The route itself begins at Kishtwar, which is a large town sitting at the end of the slow bus journey which branches off from the main Jammu-Srinagar road. (It is rumoured that the road from Kistwar to Srinagar is now open for light traffic.) From Kishtwar the road continues to be bussable for a few kilometres as far as Galahar, where there is a mule station, and where the route gradually deteriorates into a mountain track, yo-yoing up and down the sides of a vast, spectacular gorge which opens out at Athauli. The track is ankle-breaking, precipitous, and at times rather exposed, yet it carries a sizeable amount of man and mule traffic up to the villages of Padar. The path is interspersed with rickety platforms that guide the path around otherwise impassable slabs of rock. Beneath them there is nothing to prevent man or mule plummeting into the river a thousand feet below. Somehow the mules and their drivers pick their way through the perils without jettisoning their loads.

At Athauli, the route turns north and climbs steadily up another gorge, tamer than the last, and with less traffic. Indeed, it should be said that from Athauli, the gorge does not lead anywhere except to a few villages and to the foot of the Umasi La. It is not what might be called a 'through* route. Consequently, apart from the villagers, the nomadic shepherds from the Punjab who annually herd their flocks up and down the mountains, and the occasional climbing party to the Kishtwar range, there are few travellers to be found.

For a predominantly Muslim area like Kashmir, bordered to the north by the Buddhist Zanskaris, it was also interesting to find a considerable number of Hindu temples, with their elaborately carved wooden facades, tucked away under the trees. In fact about half way between Athauli and Machail, I was also surprised to find an archaeological site of some kind. It consisted of a number of vast stone lintels, accurately squared up and ornamented, resting on equally well dressed stone piers. Littered around the site were a number of elaborately carved stones, clearly part of a much larger monument. The quality of the workmanship and the size of the stones involved would seem to suggest the presence of a site of some significance. Given that the god Shiva was supposed to have sought out the nearby mountain of Shiva ka Pahar as a sanctuary in which to be safe from intruders, one was bound to speculate about a possible connection.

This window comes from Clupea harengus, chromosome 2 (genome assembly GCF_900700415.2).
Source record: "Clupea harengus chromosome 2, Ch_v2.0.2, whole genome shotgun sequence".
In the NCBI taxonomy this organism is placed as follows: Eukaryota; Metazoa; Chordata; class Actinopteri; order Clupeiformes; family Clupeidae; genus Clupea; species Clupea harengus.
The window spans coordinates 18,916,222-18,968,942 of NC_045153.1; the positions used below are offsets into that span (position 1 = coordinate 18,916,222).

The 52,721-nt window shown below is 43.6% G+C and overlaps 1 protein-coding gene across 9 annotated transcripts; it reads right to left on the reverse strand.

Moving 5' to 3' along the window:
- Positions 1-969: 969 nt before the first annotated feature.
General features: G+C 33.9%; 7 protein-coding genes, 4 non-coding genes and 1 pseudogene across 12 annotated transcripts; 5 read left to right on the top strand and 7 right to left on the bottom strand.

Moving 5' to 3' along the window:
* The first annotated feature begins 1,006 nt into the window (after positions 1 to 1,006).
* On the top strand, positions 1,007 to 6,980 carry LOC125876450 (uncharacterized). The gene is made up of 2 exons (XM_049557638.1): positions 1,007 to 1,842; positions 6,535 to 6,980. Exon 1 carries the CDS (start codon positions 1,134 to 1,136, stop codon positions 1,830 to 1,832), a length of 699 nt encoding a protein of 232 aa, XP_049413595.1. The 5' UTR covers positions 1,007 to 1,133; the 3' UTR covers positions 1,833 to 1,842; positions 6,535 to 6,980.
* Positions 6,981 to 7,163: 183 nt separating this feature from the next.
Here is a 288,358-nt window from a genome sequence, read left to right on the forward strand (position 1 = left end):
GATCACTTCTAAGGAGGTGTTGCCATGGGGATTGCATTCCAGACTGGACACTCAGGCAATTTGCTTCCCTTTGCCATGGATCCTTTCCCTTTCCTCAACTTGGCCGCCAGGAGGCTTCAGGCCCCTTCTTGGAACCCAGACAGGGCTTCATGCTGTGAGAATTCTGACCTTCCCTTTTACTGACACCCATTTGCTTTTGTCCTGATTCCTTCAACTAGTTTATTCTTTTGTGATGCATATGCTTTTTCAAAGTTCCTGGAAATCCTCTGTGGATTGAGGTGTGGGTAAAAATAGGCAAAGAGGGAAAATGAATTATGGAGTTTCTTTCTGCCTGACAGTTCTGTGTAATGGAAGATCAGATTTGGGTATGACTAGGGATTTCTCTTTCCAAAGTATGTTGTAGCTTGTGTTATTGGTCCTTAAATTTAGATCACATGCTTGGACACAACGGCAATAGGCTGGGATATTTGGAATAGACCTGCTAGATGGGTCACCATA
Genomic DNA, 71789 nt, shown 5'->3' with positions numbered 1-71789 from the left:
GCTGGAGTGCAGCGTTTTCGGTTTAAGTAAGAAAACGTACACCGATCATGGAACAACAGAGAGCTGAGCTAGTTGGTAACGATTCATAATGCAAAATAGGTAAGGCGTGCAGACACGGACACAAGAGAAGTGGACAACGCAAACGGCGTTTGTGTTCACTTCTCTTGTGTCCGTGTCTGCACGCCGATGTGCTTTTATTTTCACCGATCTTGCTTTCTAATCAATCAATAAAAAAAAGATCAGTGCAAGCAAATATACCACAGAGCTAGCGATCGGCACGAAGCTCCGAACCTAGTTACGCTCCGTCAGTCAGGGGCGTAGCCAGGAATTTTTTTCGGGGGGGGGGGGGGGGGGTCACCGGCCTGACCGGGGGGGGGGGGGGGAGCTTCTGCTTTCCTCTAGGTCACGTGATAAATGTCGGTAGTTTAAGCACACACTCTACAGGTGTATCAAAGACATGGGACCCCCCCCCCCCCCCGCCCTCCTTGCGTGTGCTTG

Another feature of the trail was what was left behind on it. Most of the locals wear straw sandals which wear out regularly. Consequently a villager who is travelling the whole distance from say Sumcham to Kishtwar will probably take five pairs with him. As one wears through, he discards it, so the track is littered with straw sandals. This was true even on the glaciers, which had frozen samples of sandals that seemed to have been there for decades. On our return to this country, people have asked what we used for maps. The answer is simple-you do not need them. Just join the dots and follow the sandals.

Sumcham is the last village on the route before it makes the rugged climb over the pass.

It is typical of the villages in Padar. It consists of one main block of houses built into each other out of stones, clay, and wooden tie-beams, and has a large flat roof over four or five of the dwellings which serves as the gathering point for the villagers. Windows and doors are made out of the cedar that grows on the surrounding hillsides, and are picturesquely ornamented. Even the exposed ends of the floor joists are elaborately carved. The village sits in a bowl, surrounded by steep hillsides. To the west, set into a hollow high above the village, are some sapphire mines, which necessitate the presence of the police post. There seemed to be little activity in the mines whilst we were there, and the policeman in charge, an amiable fellow, when he wasn't trying to sell us some sapphires, seemed to spend most of his time hunting for game with a pre- First World War Lee-Enfield rifle.